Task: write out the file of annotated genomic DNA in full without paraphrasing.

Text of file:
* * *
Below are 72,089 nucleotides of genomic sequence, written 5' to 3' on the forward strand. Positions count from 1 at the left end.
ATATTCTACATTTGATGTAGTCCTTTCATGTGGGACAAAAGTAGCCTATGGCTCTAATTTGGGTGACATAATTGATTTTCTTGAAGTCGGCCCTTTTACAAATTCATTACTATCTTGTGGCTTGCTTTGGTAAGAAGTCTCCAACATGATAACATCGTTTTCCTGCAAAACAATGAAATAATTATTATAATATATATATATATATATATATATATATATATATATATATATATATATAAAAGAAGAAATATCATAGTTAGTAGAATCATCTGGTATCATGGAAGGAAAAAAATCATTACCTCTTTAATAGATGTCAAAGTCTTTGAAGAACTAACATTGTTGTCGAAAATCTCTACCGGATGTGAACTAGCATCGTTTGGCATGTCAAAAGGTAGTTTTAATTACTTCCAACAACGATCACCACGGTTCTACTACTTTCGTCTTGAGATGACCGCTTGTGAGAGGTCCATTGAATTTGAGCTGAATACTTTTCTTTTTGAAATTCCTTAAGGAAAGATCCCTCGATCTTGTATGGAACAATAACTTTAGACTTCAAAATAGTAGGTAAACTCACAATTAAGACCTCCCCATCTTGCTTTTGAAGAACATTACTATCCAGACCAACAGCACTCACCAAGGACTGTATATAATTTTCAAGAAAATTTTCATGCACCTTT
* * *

Below are 72,089 nucleotides of genomic sequence, written 5' to 3' on the forward strand. Positions count from 1 at the left end.
ATATTCTACATTTGATGTAGTCCTTTCATGTGGGACAAAAGTAGCCTATGGCTCTAATTTGGGTGACATAATTGATTTTCTTGAAGTCGGCCCTTTTACAAATTCATTACTATCTTGTGGCTTGCTTTGGTAAGAAGTCTCCAACATGATAACATCGTTTTCCTGCAAAACAATGAAATAATTATTATAATATATATATATATATATATATATATATATATATATATATATATATATAAAAGAAGAAATATCATAGTTAGTAGAATCATCTGGTATCATGGAAGGAAAAAAATCATTACCTCTTTAATAGATGTCAAAGTCTTTGAAGAACTAACATTGTTGTCGAAAATCTCTACCGGATGTGAACTAGCATCGTTTGGCATGTCAAAAGGTAGTTTTAATTACTTCCAACAACGATCACCACGGTTCTACTACTTTCGTCTTGAGATGACCGCTTGTGAGAGGTCCATTGAATTTGAGCTGAATACTTTTCTTTTTGAAATTCCTTAAGGAAAGATCCCTCGATCTTGTATGGAACAATAACTTTAGACTTCAAAATAGTAGGTAAACTCACAATTAAGACCTCCCCATCTTGCTTTTGAAGAACATTACTATCCAGACCAACAGCACTCACCAAGGACTGTATATAATTTTCAAGAAAATTTTCATGCACCTTT